The victim may not have even used the card at the store, but police said the scammer creates a sense of urgency. 

Police remind residents to verify the legitimacy of any caller before providing any personal information over the phone. 

Similar scams have been reported recently in the region, according to police, with scammers posing as police officers, Revenue Canada or other government agencies demanding payment for a variety of reasons. A Social Insurance Number scam has also been reported recently, where a victim is asked for their SIN number under threat of being arrested. 
 
If a scam artist contacts you or if you have been defrauded, you’re asked to contact police or the Canadian Anti-Fraud Centre at 1-888-495-8501 or visit their website at www.antifraudcentre.ca.

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The human history of Ottawa Valley is thousands of years old. Archeologists may have found a piece of it on Parliament Hill

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OTTAWA—Archeologists working on Parliament Hill have discovered a relic of Indigenous life that one Algonquin leader sees as a symbol of his people’s long history in what is now the heart of Canadian political power.

The jagged stone point was unearthed last year on the east side of Centre Block, but its discovery was not publicized as officials worked with Algonquin communities to authenticate the object, the Star has learned.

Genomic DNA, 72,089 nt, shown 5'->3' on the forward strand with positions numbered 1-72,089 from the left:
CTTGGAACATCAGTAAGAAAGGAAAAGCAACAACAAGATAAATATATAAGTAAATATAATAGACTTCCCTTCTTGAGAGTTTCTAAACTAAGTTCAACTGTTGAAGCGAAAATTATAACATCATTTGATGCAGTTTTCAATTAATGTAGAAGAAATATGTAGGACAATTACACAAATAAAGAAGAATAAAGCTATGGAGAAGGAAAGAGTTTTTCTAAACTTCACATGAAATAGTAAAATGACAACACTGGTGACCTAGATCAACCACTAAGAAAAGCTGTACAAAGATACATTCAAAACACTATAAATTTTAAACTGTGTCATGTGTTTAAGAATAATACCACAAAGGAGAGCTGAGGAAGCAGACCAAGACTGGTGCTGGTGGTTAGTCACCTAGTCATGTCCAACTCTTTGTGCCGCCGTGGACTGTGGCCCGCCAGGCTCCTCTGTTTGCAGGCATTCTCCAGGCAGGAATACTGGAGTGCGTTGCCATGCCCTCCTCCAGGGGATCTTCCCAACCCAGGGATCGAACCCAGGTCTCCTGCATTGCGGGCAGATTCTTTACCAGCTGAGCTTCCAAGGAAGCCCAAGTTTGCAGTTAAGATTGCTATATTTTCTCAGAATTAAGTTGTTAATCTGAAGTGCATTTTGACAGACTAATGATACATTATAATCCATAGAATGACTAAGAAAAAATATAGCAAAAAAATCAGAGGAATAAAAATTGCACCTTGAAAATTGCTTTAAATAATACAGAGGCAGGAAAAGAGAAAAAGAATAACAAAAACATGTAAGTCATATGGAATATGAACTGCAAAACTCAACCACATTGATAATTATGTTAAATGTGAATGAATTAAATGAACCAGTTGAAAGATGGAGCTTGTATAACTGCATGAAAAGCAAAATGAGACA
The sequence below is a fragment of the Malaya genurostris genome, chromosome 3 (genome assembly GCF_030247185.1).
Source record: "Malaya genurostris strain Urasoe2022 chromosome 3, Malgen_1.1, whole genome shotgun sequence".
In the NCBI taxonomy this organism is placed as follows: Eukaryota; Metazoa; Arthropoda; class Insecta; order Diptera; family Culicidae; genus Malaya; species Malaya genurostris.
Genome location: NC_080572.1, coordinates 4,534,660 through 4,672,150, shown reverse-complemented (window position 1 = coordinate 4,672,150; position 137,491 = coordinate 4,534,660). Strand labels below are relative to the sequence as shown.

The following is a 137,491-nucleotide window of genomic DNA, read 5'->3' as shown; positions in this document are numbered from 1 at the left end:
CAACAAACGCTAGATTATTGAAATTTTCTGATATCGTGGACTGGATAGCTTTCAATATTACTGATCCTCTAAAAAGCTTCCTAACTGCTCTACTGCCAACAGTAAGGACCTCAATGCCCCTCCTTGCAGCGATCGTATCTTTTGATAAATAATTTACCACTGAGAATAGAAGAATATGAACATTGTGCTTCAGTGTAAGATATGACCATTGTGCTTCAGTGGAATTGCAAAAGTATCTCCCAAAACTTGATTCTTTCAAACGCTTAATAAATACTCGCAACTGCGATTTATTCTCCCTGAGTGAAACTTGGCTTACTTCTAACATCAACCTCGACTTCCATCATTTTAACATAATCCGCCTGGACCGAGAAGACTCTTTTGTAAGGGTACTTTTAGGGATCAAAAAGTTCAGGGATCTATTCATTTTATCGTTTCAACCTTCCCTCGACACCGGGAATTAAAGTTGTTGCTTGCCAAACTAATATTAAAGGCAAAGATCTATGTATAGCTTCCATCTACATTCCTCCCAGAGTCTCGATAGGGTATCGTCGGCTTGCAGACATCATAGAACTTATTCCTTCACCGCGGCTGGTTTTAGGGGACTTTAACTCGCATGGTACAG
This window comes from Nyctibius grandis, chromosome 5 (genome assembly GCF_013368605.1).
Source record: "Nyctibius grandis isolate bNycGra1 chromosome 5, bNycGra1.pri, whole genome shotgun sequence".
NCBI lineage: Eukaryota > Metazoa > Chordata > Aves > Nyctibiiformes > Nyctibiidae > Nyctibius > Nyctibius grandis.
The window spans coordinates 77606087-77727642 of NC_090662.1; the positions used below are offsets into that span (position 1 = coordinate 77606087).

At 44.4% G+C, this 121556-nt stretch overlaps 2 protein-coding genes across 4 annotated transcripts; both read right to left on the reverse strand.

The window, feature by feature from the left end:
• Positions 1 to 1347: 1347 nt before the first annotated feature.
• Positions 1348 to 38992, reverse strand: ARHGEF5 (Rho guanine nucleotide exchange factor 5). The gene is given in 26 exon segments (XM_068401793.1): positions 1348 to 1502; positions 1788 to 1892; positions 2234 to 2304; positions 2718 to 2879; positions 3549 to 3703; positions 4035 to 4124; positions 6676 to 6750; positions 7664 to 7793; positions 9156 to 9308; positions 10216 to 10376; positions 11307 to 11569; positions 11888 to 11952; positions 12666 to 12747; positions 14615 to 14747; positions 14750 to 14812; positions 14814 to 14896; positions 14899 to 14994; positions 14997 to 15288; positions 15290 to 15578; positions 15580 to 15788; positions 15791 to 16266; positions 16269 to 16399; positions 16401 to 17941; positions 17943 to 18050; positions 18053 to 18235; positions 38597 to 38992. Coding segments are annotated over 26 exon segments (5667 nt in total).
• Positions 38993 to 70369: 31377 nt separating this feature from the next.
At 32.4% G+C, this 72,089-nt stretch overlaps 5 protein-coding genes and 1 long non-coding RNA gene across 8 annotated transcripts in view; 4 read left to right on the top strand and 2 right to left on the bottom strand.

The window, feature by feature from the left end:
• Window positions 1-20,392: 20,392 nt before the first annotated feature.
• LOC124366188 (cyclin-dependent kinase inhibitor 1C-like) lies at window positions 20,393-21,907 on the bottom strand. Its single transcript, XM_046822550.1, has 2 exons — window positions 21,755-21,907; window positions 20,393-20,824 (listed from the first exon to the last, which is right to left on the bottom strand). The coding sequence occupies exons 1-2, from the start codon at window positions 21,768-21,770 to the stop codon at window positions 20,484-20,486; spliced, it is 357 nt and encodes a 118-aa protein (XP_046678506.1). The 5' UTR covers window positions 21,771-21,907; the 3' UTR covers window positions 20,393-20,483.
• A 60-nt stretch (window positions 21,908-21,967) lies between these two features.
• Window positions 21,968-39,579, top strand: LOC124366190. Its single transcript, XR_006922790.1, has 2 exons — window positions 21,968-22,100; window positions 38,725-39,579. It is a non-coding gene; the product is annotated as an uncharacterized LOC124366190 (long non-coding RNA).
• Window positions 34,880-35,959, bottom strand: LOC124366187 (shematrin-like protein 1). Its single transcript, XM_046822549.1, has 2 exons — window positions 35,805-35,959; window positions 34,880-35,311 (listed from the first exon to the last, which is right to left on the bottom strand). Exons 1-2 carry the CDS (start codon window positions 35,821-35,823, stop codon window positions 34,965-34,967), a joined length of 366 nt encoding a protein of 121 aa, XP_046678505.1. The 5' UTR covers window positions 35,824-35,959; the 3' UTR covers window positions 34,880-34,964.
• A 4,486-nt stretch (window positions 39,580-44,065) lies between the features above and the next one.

Stephen Jarrett, the lead archeologist for the ongoing renovation of Parliament’s Centre Block, said this week that while such an object is “not an uncommon find,” the stone point joins just a small handful of Indigenous artifacts ever discovered on Parliament Hill.

“It’s about the size of my palm, and it could be used as a knife or a projectile,” Jarrett said this week in response to inquiries from the Star.

He said the point is made of chert, a type of sedimentary stone most often used for implements of this type. And while the point was unearthed in what Jarrett calls “disturbed soil” — earth that has been dug up and moved, most likely during construction of Parliament — the soil it was in “is natural to the site.”

That means “it came from a source nearby, but finding exactly where it came from is impossible,” Jarrett said.

For Douglas Odjick, a band council member responsible for education and culture with the Kitigan Zibi Anishinabeg, this artifact of “an original world” is a testament to the longevity of his Algonquin nation in an area they still claim as unceded and unsurrendered territory. Based on the assessment of Ian Badgley, the top archeologist with the National Capital Commission, Odjick said the stone point is likely 4,000 years old and dates to a time when the confluence of the Ottawa, Gatineau and Rideau Rivers — along with all their tributaries that stretch out into the surrounding area — served as a great hub of regional trade activity.

“It symbolizes who we are and how long we’ve been here,” Odjick said, comparing the area to an ancient version of a busy hub like New York’s busy Grand Central Station.